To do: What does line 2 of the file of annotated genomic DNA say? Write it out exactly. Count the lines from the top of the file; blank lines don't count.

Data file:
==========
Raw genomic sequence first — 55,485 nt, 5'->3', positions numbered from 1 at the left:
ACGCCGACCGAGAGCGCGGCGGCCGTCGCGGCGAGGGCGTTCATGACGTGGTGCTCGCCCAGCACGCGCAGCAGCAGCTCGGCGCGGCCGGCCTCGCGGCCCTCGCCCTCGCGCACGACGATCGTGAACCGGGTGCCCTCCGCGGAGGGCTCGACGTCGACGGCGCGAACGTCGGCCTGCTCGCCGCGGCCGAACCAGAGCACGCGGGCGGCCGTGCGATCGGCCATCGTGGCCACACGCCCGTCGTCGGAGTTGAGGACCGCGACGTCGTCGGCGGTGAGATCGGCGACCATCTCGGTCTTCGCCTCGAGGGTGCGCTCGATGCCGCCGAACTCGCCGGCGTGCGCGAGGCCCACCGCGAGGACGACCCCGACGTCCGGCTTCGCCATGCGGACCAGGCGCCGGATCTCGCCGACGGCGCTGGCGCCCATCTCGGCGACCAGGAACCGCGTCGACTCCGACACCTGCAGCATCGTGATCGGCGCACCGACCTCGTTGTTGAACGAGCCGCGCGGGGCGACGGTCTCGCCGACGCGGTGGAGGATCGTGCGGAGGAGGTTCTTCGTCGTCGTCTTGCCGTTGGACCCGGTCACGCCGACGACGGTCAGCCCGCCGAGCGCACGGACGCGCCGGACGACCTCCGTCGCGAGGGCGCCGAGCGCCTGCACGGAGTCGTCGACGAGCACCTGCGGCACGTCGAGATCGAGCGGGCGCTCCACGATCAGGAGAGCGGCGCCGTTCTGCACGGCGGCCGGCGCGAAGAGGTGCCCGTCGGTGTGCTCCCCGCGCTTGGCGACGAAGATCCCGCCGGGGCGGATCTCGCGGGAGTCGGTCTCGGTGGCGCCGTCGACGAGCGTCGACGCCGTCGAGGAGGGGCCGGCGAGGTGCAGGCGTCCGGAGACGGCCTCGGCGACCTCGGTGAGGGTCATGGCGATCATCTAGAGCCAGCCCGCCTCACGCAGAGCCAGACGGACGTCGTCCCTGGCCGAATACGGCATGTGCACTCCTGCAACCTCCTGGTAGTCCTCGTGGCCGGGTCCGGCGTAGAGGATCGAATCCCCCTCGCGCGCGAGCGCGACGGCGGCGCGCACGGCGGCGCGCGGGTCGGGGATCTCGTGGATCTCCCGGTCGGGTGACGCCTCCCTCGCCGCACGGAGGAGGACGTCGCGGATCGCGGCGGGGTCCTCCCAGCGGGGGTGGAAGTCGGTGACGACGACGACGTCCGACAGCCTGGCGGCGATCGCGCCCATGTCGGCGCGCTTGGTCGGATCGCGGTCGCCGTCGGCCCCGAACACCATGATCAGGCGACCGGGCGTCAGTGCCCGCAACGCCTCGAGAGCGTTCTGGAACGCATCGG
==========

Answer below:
ACGCCGACCGAGAGCGCGGCGGCCGTCGCGGCGAGGGCGTTCATGACGTGGTGCTCGCCCAGCACGCGCAGCAGCAGCTCGGCGCGGCCGGCCTCGCGGCCCTCGCCCTCGCGCACGACGATCGTGAACCGGGTGCCCTCCGCGGAGGGCTCGACGTCGACGGCGCGAACGTCGGCCTGCTCGCCGCGGCCGAACCAGAGCACGCGGGCGGCCGTGCGATCGGCCATCGTGGCCACACGCCCGTCGTCGGAGTTGAGGACCGCGACGTCGTCGGCGGTGAGATCGGCGACCATCTCGGTCTTCGCCTCGAGGGTGCGCTCGATGCCGCCGAACTCGCCGGCGTGCGCGAGGCCCACCGCGAGGACGACCCCGACGTCCGGCTTCGCCATGCGGACCAGGCGCCGGATCTCGCCGACGGCGCTGGCGCCCATCTCGGCGACCAGGAACCGCGTCGACTCCGACACCTGCAGCATCGTGATCGGCGCACCGACCTCGTTGTTGAACGAGCCGCGCGGGGCGACGGTCTCGCCGACGCGGTGGAGGATCGTGCGGAGGAGGTTCTTCGTCGTCGTCTTGCCGTTGGACCCGGTCACGCCGACGACGGTCAGCCCGCCGAGCGCACGGACGCGCCGGACGACCTCCGTCGCGAGGGCGCCGAGCGCCTGCACGGAGTCGTCGACGAGCACCTGCGGCACGTCGAGATCGAGCGGGCGCTCCACGATCAGGAGAGCGGCGCCGTTCTGCACGGCGGCCGGCGCGAAGAGGTGCCCGTCGGTGTGCTCCCCGCGCTTGGCGACGAAGATCCCGCCGGGGCGGATCTCGCGGGAGTCGGTCTCGGTGGCGCCGTCGACGAGCGTCGACGCCGTCGAGGAGGGGCCGGCGAGGTGCAGGCGTCCGGAGACGGCCTCGGCGACCTCGGTGAGGGTCATGGCGATCATCTAGAGCCAGCCCGCCTCACGCAGAGCCAGACGGACGTCGTCCCTGGCCGAATACGGCATGTGCACTCCTGCAACCTCCTGGTAGTCCTCGTGGCCGGGTCCGGCGTAGAGGATCGAATCCCCCTCGCGCGCGAGCGCGACGGCGGCGCGCACGGCGGCGCGCGGGTCGGGGATCTCGTGGATCTCCCGGTCGGGTGACGCCTCCCTCGCCGCACGGAGGAGGACGTCGCGGATCGCGGCGGGGTCCTCCCAGCGGGGGTGGAAGTCGGTGACGACGACGACGTCCGACAGCCTGGCGGCGATCGCGCCCATGTCGGCGCGCTTGGTCGGATCGCGGTCGCCGTCGGCCCCGAACACCATGATCAGGCGACCGGGCGTCAGTGCCCGCAACGCCTCGAGAGCGTTCTGGAACGCATCGG